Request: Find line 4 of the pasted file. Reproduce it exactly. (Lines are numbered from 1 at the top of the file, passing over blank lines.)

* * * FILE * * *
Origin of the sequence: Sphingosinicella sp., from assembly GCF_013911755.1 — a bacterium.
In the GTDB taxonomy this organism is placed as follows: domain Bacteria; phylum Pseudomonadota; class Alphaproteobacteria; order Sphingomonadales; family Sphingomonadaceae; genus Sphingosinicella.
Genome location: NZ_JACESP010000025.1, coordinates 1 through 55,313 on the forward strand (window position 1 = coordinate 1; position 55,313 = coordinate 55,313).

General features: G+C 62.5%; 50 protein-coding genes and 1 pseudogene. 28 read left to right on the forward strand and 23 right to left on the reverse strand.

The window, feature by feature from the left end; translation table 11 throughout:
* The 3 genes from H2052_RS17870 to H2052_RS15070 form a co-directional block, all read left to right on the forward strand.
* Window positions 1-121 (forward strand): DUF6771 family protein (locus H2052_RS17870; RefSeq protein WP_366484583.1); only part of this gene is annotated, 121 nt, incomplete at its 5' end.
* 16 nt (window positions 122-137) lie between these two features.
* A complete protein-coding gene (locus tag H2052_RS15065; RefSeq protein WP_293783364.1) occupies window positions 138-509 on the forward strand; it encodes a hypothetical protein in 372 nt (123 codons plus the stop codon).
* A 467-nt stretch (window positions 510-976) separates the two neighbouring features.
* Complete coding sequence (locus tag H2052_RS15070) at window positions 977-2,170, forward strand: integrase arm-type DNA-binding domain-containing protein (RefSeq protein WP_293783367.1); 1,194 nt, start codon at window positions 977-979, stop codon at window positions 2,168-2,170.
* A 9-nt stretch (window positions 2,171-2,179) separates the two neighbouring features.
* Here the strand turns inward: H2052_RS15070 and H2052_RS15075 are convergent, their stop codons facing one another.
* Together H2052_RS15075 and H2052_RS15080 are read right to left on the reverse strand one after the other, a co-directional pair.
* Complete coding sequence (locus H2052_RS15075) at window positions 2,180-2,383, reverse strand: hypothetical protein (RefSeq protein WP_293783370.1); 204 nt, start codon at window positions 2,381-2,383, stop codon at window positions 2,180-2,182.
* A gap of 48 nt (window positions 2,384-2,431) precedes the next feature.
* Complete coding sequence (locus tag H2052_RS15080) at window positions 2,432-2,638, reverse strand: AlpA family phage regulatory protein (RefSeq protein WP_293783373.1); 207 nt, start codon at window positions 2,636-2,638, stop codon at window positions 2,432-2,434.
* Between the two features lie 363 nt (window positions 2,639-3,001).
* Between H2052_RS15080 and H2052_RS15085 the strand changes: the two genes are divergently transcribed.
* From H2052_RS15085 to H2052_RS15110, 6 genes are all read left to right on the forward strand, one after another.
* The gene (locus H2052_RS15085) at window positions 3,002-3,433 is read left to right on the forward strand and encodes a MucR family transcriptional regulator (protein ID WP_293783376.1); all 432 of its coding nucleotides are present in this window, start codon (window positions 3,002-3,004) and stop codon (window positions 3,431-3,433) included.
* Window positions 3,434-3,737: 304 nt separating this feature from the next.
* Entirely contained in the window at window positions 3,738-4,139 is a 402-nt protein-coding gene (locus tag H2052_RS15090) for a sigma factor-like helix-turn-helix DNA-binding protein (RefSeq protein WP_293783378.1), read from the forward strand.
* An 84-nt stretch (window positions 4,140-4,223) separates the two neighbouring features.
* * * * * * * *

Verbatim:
General features: G+C 62.5%; 50 protein-coding genes and 1 pseudogene. 28 read left to right on the forward strand and 23 right to left on the reverse strand.